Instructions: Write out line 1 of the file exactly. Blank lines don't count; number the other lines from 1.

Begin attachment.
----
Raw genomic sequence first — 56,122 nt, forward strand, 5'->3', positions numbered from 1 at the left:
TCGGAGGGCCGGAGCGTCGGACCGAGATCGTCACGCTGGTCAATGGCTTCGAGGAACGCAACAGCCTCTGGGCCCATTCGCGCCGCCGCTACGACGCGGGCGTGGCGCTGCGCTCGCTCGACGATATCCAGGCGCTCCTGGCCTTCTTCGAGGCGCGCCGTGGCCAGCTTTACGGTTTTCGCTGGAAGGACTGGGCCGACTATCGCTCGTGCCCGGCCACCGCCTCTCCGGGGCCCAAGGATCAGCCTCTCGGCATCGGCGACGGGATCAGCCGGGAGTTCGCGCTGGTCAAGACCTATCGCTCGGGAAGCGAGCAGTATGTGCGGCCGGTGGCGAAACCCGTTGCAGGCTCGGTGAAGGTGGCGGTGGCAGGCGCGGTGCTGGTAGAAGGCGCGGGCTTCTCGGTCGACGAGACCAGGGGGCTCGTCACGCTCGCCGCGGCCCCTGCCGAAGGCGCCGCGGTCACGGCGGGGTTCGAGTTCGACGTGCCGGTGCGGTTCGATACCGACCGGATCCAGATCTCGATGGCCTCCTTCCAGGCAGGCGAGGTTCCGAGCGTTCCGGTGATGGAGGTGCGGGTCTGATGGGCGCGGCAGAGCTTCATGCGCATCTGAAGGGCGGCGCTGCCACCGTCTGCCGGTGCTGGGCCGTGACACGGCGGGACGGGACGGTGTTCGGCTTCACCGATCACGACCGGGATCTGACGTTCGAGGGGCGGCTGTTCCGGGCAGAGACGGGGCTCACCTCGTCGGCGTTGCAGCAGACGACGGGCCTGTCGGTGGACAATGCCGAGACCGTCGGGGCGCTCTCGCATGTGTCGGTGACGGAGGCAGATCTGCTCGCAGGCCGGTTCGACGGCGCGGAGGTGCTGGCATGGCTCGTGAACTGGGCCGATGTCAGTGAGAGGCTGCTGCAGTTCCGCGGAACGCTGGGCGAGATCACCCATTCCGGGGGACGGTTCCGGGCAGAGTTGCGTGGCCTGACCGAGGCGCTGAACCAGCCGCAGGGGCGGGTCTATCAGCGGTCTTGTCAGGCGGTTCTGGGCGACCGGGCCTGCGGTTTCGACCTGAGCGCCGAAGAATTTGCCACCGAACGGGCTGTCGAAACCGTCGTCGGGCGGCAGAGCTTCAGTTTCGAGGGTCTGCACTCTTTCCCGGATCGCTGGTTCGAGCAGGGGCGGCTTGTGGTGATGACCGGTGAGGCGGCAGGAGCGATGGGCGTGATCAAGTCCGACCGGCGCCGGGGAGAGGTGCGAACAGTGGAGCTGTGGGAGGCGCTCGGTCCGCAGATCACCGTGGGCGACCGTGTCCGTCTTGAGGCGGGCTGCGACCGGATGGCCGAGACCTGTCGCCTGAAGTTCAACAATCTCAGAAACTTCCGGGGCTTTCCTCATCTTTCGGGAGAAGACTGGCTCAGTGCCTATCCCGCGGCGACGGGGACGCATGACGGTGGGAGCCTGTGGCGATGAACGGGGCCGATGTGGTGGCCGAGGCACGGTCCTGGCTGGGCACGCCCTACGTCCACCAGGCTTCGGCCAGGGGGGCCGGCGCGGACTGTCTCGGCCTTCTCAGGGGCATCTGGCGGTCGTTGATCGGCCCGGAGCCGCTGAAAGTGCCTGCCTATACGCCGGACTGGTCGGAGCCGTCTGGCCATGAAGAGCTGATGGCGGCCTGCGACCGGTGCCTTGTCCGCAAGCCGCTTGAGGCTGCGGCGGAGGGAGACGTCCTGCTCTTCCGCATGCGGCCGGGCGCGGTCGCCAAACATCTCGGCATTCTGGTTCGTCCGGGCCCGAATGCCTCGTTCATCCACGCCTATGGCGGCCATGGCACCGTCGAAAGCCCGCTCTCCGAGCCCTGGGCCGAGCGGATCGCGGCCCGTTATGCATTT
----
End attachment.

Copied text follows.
Raw genomic sequence first — 56,122 nt, forward strand, 5'->3', positions numbered from 1 at the left: